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Education Reporter

Jury Verdict Overturned in Case of Fired Teacher
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ST. LOUIS, MO - The 8th U.S. Circuit Court of Appeals ruled in favor of the Ferguson-Florissant School District's dismissal of high school teacher Cecilia (Cissy) Lacks in 1995 for allowing her students to use profanity in class assignments. The ruling overturns a lower court decision that Lacks be reinstated with back pay, attorneys' fees, and $750,000 in damages. Her lawsuit against the school district claimed that her First Amendment rights had been violated and that she had been discriminated against because of her race. Lacks is white; the school administrator and students were black.

Lacks was fired for allowing her junior English students to use four-letter words and racial epithets in plays that they wrote, performed and videotaped in class. Court records show that such words were used more than 150 times in one 40-minute play. The videotapes came to the attention of the school principal when one of Lacks' students complained about the profanity.

During an investigation, school district officials also found that Lacks had permitted students to read poetry containing profanity and graphic descriptions of oral sex aloud in class, and that she had allowed obscenities to appear in the school newspaper, which was under her sponsorship.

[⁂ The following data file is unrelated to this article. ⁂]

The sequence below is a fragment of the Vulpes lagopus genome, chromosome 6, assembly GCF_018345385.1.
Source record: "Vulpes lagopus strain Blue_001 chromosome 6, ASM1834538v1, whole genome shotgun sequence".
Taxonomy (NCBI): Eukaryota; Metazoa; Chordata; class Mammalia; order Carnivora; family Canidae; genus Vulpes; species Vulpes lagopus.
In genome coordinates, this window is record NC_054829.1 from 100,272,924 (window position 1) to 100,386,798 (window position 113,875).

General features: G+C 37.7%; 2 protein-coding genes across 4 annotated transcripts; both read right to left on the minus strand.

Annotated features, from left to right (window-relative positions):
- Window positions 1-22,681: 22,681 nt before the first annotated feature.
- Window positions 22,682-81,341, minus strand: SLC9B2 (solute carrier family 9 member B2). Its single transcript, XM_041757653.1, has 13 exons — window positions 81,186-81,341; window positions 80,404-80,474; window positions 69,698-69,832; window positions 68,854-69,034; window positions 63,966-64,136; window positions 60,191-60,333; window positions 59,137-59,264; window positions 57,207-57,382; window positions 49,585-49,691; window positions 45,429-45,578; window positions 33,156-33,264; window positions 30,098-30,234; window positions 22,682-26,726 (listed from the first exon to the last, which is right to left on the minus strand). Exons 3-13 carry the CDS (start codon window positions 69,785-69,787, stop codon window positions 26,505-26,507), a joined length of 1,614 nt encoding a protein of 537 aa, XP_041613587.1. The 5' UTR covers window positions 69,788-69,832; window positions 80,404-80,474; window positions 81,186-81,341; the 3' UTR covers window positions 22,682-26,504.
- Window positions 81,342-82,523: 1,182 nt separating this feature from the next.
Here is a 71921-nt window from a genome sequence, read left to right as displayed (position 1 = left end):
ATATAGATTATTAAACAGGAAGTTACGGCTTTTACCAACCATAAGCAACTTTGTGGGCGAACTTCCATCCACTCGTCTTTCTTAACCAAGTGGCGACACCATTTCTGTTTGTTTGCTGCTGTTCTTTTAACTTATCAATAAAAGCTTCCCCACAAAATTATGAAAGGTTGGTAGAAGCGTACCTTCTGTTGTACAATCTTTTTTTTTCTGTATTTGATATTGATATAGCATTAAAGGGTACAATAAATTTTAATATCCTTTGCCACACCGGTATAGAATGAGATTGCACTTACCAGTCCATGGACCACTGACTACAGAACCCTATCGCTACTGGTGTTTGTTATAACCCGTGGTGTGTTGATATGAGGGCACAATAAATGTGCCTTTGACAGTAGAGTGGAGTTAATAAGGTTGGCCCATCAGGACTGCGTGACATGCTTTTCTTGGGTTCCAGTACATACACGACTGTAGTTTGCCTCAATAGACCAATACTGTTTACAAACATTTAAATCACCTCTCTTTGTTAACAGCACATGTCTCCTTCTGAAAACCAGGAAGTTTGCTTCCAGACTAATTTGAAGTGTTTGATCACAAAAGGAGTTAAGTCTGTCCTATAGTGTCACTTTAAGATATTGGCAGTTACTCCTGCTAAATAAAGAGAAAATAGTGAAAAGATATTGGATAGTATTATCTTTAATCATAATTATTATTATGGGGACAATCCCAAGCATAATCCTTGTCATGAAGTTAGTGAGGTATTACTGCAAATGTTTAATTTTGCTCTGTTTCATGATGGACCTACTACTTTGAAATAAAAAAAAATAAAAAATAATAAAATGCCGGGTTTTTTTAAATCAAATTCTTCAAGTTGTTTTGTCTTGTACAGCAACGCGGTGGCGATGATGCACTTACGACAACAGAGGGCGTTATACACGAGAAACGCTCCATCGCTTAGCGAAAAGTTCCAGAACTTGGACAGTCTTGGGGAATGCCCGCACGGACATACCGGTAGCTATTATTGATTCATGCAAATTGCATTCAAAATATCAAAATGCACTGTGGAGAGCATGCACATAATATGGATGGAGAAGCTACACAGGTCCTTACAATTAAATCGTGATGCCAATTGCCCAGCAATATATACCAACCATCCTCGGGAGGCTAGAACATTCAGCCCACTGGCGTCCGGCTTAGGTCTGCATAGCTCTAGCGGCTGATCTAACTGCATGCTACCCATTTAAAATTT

Following the investigation, the school district formally charged Lacks with "willful or persistent violation of and failure to obey school district policies." The superintendent recommended that she be terminated by the school board, and after hearing testimony from witnesses and reviewing the videotapes and other exhibits, the board agreed.

Lacks brought suit in state court, claiming that the school district policy against profanity did not clearly include "creative expression" in the classroom, and that her termination was discriminatory on the basis of race. When the lower court ruled in her favor, the school district appealed.

The higher court found that Lacks had in fact been sufficiently warned about the use of profanity by the school principal, that the school district policy was explicit, and that the district had a right to expect teachers to abide by it. The court also overturned the discrimination charge, noting that Lacks was fired by the school board and not by school administrators. The court ruled that the evidence clearly showed the board made an independent decision to terminate her, and that her race was not a factor.

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